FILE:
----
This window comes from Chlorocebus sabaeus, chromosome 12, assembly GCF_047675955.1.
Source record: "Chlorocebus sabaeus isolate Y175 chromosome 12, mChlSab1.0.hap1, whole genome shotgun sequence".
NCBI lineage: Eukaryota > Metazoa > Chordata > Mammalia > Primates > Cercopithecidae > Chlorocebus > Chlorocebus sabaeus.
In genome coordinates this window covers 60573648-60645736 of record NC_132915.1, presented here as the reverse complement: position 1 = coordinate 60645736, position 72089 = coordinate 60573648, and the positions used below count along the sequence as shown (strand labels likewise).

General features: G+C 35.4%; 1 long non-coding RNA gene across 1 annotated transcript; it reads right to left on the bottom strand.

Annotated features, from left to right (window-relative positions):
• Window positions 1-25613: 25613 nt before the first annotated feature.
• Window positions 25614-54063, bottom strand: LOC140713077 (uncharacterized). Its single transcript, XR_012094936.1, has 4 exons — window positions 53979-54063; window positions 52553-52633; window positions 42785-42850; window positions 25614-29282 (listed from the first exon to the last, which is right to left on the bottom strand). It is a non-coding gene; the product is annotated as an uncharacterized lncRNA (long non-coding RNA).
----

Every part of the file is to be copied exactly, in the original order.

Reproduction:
This window comes from Chlorocebus sabaeus, chromosome 12, assembly GCF_047675955.1.
Source record: "Chlorocebus sabaeus isolate Y175 chromosome 12, mChlSab1.0.hap1, whole genome shotgun sequence".
NCBI lineage: Eukaryota > Metazoa > Chordata > Mammalia > Primates > Cercopithecidae > Chlorocebus > Chlorocebus sabaeus.
In genome coordinates this window covers 60573648-60645736 of record NC_132915.1, presented here as the reverse complement: position 1 = coordinate 60645736, position 72089 = coordinate 60573648, and the positions used below count along the sequence as shown (strand labels likewise).

General features: G+C 35.4%; 1 long non-coding RNA gene across 1 annotated transcript; it reads right to left on the bottom strand.

Annotated features, from left to right (window-relative positions):
• Window positions 1-25613: 25613 nt before the first annotated feature.
• Window positions 25614-54063, bottom strand: LOC140713077 (uncharacterized). Its single transcript, XR_012094936.1, has 4 exons — window positions 53979-54063; window positions 52553-52633; window positions 42785-42850; window positions 25614-29282 (listed from the first exon to the last, which is right to left on the bottom strand). It is a non-coding gene; the product is annotated as an uncharacterized lncRNA (long non-coding RNA).